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The Vanity of Productivity

Jens Schott Knudsen

Liz Horst - Humane Pursuits - published on 11/24/13


learning an instrument increases intelligence; and reading books improves neural connections in the brain; and playing video games promotes creativity; and watching TV negatively affects all of the above.

But my real purpose in teaching students to play the violin is not to make them smarter. It’s not even to help them become skilled in violin performance. I want them to love playing and listening to beautiful music. It is a bonus if they grow smarter in the process.

We tend to see everything backwards. You don’t read Homer to become smart; you become smart so that you can enjoy Homer. Intelligence is not a concrete good on its own. It is merely the capacity to understand, and perhaps to enjoy.

It may be possible to live in the prosperous west and still have a right relationship to the world, in which you see things as ends first of all, rather than means. But this healthy relationship will probably come at the expense of other kinds of productivity.

You might say that there are only three good reasons for doing anything:

1) To bring good to somebody else (e.g. donating, serving, teaching, performing music)

2) To enjoy something that is good to do or experience, with no reference to future goals (discerning which things are good is harder than discerning which things are useful; but at least it is the right question)

3) To work toward gaining the tools that help you enjoy something good (e.g. earning money, practicing an instrument, studying math, refraining from sweets so that you can enjoy the benefits of good health)

Of course, there must be goals for the future, and sometimes painful progress toward those goals. Finding and appreciating good things might take time, work, and training. You need certain sets of skills in order to understand and enjoy literature, art, math, sports, and everything else school-age children have to learn.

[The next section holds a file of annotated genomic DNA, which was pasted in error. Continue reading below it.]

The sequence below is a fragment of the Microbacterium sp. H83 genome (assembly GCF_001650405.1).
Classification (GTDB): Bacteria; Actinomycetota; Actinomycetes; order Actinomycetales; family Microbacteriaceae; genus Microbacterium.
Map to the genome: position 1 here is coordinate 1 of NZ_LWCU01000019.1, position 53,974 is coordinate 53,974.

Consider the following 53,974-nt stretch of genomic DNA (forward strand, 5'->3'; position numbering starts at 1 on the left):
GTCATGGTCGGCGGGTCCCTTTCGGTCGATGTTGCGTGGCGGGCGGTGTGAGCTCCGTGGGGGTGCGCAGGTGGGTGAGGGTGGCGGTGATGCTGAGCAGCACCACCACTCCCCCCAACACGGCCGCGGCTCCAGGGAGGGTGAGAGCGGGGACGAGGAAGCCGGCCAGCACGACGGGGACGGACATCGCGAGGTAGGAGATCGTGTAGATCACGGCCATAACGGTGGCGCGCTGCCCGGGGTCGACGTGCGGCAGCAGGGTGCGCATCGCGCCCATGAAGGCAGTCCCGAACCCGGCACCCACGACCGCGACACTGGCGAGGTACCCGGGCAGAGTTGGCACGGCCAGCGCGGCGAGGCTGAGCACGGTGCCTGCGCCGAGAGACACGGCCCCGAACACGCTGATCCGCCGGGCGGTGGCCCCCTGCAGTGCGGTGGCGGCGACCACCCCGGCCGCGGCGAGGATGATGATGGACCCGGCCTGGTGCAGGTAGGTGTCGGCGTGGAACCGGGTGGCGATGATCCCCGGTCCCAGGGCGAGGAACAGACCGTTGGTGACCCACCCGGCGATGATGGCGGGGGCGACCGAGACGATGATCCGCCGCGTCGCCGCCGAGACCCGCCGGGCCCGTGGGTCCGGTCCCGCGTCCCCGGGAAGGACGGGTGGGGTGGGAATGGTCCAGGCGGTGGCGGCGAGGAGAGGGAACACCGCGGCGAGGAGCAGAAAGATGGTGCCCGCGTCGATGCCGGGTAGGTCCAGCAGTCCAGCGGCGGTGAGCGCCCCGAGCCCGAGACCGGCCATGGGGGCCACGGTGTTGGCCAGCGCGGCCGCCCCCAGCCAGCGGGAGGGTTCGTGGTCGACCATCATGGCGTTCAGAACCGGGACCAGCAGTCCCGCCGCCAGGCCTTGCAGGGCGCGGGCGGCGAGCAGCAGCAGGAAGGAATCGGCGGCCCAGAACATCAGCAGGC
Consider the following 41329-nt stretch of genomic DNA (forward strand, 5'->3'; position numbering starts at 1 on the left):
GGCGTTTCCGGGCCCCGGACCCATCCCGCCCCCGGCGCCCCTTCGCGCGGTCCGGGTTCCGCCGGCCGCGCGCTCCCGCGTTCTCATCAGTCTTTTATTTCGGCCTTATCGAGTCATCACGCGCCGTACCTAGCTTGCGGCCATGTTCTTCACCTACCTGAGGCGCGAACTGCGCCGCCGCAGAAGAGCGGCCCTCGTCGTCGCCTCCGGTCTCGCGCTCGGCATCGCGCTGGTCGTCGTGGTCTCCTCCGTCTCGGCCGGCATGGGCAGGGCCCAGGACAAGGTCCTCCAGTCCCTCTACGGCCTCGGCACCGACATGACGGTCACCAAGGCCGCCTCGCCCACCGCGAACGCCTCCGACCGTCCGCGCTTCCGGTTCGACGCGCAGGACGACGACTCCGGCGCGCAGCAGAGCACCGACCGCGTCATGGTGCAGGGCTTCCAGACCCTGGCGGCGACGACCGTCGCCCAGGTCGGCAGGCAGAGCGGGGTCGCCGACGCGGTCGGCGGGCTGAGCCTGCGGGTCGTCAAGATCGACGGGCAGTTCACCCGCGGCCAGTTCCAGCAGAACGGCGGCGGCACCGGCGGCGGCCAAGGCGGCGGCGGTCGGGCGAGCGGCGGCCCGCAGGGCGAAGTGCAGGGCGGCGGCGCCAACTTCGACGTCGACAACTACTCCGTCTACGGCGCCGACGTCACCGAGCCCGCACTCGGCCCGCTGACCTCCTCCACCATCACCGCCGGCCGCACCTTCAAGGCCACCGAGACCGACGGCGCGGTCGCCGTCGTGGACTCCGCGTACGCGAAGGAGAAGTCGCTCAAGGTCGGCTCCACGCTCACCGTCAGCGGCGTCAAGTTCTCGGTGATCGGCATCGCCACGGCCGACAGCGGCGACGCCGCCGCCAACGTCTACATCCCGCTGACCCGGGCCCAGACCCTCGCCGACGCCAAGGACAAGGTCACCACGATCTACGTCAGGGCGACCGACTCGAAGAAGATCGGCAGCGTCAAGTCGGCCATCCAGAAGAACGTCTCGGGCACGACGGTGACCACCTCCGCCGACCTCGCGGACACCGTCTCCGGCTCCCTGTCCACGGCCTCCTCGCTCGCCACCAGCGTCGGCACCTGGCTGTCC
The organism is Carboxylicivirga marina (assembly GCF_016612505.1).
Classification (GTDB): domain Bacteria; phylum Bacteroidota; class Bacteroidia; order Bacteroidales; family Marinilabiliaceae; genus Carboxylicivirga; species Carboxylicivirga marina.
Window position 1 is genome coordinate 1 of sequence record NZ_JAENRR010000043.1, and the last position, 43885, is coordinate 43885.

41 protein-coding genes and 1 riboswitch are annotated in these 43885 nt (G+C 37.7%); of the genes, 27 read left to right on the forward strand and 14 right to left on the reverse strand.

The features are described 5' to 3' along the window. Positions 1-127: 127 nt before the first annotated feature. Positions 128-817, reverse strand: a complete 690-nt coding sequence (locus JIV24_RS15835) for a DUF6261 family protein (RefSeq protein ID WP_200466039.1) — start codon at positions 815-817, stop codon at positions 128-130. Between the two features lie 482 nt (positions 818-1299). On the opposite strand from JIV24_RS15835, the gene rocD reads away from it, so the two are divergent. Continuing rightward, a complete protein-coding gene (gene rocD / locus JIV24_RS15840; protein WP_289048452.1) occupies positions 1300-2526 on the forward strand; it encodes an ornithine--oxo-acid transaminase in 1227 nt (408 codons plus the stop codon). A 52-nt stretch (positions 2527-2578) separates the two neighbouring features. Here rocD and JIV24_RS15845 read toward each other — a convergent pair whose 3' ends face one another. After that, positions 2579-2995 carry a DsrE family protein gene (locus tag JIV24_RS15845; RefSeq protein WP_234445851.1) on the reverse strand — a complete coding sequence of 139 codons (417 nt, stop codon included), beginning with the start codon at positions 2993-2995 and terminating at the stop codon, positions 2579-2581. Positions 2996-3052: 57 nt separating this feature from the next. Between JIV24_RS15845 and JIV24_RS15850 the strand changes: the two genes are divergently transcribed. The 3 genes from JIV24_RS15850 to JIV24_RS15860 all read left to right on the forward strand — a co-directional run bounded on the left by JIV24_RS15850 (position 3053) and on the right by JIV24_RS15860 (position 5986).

When the work is hard, learners can find motivation in incentives such as grades, competition, praise, and feelings of accomplishment. But these enticements are merely measures of progress towards a different goal. If the incentive becomes the objective–if students love only winning and that sense of accomplishment–they live impoverished lives. They end up in love with themselves, or with nothing at all.

I happened upon a beautiful answer to the tormenting question, “What is good for a person to do all the days of his life?” in the book of Ecclesiastes. Some have found this book depressing, but I believe it is meant to lift and free the weary, striving soul. According to the preacher of Ecclesiastes,

"There is nothing better for a person than that he should eat and drink and find enjoyment in his toil. . . . Go, eat your bread with joy, and drink your wine with a merry heart, for God has already approved what you do. Let your garments be always white. Let not oil be lacking on your head. Enjoy life with the wife whom you love, all the days of your vain life that he has given you under the sun, because that is your portion in life and in your toil at which you toil under the sun." (2:24, 9:7-9, ESV)

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